The Science Coalition and Bipartisan Policy Center Call For A Renewed Commitment to Federal Science Funding

WASHINGTON – Yesterday, The Science Coalition (TSC) and the Bipartisan Policy Center (BPC) hosted a panel discussion titled “Investing in the Nation’s Future – A Renewed Commitment to Federal Science Funding,” with experts in science, business, and policy communities. Throughout the event, speakers highlighted the importance of robust federal investment in scientific research to preserve the country’s economic and competitive edge.

The event, moderated by BPC President Jason Grumet, featured representatives from universities and the private sector, and specifically focused on how federal investment in science research, particularly fundamental research, can drive America’s long-term economic growth and create higher-skilled jobs.

Eric Fanning of Aerospace Industries Association noted, “I represent an industry that is leading the world in technological innovation, creating American jobs, keeping us safe, inspiring people to dream big dreams, but for all that the aerospace and defense world has done for the economy and our nation’s security, it would not have been possible without…scientific research and strong federal backing.”

John Keller of the University of Iowa highlighted, “Delivery of basic research to a product in the biomedical space can take 20-25 years. Basic research that is supported by the government in the NIH and biomedical world is absolutely critical.”

Maria Zuber of Massachusetts Institute of Technology (MIT) emphasized that, “Everybody benefits when the tide comes in. Discoveries made by other countries are things that we all have access to…The question really is, what role does the United States want to play in this changing global setting? Do we want to participate, or do we want to lead? If the decision is that we want to lead, then we’re going to have to raise our investments.”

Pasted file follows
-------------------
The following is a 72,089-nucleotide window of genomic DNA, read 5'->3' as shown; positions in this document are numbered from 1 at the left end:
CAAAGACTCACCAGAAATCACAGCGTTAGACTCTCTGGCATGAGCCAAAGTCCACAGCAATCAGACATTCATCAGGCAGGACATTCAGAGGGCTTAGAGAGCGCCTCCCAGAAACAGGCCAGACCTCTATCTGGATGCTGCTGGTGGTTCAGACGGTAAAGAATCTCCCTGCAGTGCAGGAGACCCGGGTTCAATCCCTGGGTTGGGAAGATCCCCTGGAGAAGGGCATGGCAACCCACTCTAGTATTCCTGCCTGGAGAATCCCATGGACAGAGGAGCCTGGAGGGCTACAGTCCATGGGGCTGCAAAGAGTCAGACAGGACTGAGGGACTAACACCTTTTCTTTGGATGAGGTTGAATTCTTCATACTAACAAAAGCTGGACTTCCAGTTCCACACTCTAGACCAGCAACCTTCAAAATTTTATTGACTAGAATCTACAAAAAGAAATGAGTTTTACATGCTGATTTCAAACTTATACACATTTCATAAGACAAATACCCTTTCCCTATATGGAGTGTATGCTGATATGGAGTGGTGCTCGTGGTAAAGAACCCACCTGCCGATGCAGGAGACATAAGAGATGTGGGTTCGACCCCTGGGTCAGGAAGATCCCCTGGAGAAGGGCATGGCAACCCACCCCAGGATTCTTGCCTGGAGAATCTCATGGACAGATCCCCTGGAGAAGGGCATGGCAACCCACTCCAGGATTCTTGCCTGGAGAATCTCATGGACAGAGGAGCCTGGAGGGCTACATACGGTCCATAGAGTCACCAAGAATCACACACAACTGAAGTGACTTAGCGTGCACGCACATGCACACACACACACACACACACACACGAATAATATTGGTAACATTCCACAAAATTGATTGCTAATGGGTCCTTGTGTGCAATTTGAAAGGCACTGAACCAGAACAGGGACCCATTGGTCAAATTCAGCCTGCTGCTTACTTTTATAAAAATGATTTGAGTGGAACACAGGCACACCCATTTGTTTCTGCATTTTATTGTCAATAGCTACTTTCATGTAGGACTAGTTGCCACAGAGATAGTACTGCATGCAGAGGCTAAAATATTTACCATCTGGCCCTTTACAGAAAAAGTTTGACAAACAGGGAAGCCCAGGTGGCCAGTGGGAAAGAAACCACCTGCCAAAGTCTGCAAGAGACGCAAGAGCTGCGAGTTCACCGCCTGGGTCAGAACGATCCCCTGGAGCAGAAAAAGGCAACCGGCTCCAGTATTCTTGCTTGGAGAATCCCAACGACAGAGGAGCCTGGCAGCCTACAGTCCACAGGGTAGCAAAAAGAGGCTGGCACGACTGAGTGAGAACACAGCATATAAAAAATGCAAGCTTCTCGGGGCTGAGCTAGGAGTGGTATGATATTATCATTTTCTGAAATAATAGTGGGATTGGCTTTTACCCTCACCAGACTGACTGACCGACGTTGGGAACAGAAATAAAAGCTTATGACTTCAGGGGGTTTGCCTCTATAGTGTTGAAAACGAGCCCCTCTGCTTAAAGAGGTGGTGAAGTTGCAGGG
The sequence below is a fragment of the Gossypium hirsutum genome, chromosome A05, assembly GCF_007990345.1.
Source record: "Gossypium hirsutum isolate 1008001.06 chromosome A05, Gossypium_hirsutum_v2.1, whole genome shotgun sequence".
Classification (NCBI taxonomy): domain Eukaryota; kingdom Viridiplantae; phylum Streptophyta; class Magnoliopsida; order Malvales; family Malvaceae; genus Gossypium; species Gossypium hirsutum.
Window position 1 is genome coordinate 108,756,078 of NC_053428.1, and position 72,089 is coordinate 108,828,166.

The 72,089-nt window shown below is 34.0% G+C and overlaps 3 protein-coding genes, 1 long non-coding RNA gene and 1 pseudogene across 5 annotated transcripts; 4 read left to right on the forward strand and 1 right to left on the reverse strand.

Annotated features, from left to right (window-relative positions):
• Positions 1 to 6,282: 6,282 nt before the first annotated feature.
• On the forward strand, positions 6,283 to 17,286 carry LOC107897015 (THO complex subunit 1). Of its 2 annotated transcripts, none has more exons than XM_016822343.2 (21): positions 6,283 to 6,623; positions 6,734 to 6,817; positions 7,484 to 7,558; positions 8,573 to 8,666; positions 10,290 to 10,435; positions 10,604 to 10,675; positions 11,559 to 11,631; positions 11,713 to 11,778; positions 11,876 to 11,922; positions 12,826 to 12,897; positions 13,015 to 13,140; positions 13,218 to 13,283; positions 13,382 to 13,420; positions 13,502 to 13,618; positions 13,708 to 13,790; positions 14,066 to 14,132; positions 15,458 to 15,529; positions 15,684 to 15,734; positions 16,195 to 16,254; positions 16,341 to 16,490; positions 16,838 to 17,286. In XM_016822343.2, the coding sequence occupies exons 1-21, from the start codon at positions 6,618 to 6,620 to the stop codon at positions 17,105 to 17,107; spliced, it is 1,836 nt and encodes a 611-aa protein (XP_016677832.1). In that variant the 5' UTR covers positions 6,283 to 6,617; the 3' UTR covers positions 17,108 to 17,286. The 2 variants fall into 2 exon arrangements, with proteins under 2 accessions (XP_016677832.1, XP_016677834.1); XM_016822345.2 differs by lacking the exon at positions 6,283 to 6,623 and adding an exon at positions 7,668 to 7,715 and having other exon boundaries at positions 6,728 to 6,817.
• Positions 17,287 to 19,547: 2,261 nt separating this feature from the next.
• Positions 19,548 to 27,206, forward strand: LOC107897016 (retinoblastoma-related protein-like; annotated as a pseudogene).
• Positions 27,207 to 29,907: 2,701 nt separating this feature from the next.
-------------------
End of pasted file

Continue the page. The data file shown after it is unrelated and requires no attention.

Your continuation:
Southern Company’s Mark Berry made clear that, “Investment in research is essential. We are benefitting from new renewable energy like solar and wind today thanks to basic research that was done 30 or 40 years ago. Our sweet spot is applied research…but you can’t do applied research without the basic research beforehand. In order to be successful you have to have basic research underway.”

Mike Telson of General Atomics stressed that, “People forget that when we’re funding science, we’re also creating the workforce that will help us propagate that [science] into jobs, new and/or improved products, thus further leading our economy into a more prosperous future. The government has to provide funding for basic research, because basic research is a public good. The bottom line is that basic research will not be funded if the government does not do it. The same problem exists for costly, long lead development work; industry cannot do that job either.”

Strong and sustained federal funding for scientific research must remain a priority, especially as global competitors continue to double down on their government investment in science. Fundamental science research not only helps solve the challenges of the future but supports a vast array of American industries, catalyzes new companies, and creates more jobs. Approximately 50 percent of U.S. annual GDP growth is attributed to increases in U.S. innovation.

Yesterday’s discussion reminds us why federal funding for fundamental research is critical to our success as a nation. When scientific discovery stimulates our economy, spurs innovation, and drives America’s global competitiveness, federal investment in scientific exploration cannot be taken for granted.


About The Science Coalition

Established in 1994, The Science Coalition is a nonprofit, nonpartisan organization of more than 50 of the nation’s leading public and private research universities. It is dedicated to sustaining the federal government’s investment in basic scientific research as a means to stimulate the economy, spur innovation, and drive America’s global competitiveness.

About the Bipartisan Policy Center

The Bipartisan Policy Center is a non-profit organization that combines the best ideas from both parties to promote health, security, and opportunity for all Americans. BPC drives principled and politically viable policy solutions through the power of rigorous analysis, painstaking negotiation, and aggressive advocacy.

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